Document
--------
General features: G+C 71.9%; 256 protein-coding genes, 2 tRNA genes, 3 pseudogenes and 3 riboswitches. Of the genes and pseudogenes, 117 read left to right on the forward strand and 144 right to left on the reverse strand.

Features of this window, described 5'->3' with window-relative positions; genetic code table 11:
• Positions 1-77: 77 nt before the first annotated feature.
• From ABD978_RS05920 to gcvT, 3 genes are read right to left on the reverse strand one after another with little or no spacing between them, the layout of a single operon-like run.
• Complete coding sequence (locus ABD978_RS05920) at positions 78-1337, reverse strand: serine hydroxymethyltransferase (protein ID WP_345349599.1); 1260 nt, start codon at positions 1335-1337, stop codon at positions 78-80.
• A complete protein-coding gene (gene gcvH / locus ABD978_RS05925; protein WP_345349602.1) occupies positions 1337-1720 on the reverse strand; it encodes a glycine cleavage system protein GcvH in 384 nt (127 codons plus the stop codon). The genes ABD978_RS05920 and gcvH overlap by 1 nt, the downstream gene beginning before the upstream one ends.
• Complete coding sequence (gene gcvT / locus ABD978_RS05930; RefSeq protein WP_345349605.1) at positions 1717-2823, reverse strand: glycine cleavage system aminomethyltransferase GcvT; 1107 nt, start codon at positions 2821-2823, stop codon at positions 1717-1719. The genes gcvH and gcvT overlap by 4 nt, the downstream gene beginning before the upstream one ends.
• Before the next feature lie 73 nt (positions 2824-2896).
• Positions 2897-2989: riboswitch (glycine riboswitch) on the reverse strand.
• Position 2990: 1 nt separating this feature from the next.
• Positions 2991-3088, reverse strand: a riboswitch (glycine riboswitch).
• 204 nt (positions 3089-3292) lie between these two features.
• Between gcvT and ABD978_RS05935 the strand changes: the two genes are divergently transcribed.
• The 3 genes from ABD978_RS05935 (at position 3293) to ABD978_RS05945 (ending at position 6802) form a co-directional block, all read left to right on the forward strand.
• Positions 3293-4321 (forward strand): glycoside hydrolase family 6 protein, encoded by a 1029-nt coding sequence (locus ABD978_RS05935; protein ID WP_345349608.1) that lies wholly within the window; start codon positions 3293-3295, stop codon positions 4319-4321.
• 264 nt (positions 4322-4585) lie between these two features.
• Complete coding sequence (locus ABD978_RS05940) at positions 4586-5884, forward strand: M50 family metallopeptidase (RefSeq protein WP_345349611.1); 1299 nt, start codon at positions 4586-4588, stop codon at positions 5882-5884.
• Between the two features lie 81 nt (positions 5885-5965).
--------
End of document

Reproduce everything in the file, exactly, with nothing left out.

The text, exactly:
General features: G+C 71.9%; 256 protein-coding genes, 2 tRNA genes, 3 pseudogenes and 3 riboswitches. Of the genes and pseudogenes, 117 read left to right on the forward strand and 144 right to left on the reverse strand.

Features of this window, described 5'->3' with window-relative positions; genetic code table 11:
• Positions 1-77: 77 nt before the first annotated feature.
• From ABD978_RS05920 to gcvT, 3 genes are read right to left on the reverse strand one after another with little or no spacing between them, the layout of a single operon-like run.
• Complete coding sequence (locus ABD978_RS05920) at positions 78-1337, reverse strand: serine hydroxymethyltransferase (protein ID WP_345349599.1); 1260 nt, start codon at positions 1335-1337, stop codon at positions 78-80.
• A complete protein-coding gene (gene gcvH / locus ABD978_RS05925; protein WP_345349602.1) occupies positions 1337-1720 on the reverse strand; it encodes a glycine cleavage system protein GcvH in 384 nt (127 codons plus the stop codon). The genes ABD978_RS05920 and gcvH overlap by 1 nt, the downstream gene beginning before the upstream one ends.
• Complete coding sequence (gene gcvT / locus ABD978_RS05930; RefSeq protein WP_345349605.1) at positions 1717-2823, reverse strand: glycine cleavage system aminomethyltransferase GcvT; 1107 nt, start codon at positions 2821-2823, stop codon at positions 1717-1719. The genes gcvH and gcvT overlap by 4 nt, the downstream gene beginning before the upstream one ends.
• Before the next feature lie 73 nt (positions 2824-2896).
• Positions 2897-2989: riboswitch (glycine riboswitch) on the reverse strand.
• Position 2990: 1 nt separating this feature from the next.
• Positions 2991-3088, reverse strand: a riboswitch (glycine riboswitch).
• 204 nt (positions 3089-3292) lie between these two features.
• Between gcvT and ABD978_RS05935 the strand changes: the two genes are divergently transcribed.
• The 3 genes from ABD978_RS05935 (at position 3293) to ABD978_RS05945 (ending at position 6802) form a co-directional block, all read left to right on the forward strand.
• Positions 3293-4321 (forward strand): glycoside hydrolase family 6 protein, encoded by a 1029-nt coding sequence (locus ABD978_RS05935; protein ID WP_345349608.1) that lies wholly within the window; start codon positions 3293-3295, stop codon positions 4319-4321.
• 264 nt (positions 4322-4585) lie between these two features.
• Complete coding sequence (locus ABD978_RS05940) at positions 4586-5884, forward strand: M50 family metallopeptidase (RefSeq protein WP_345349611.1); 1299 nt, start codon at positions 4586-4588, stop codon at positions 5882-5884.
• Between the two features lie 81 nt (positions 5885-5965).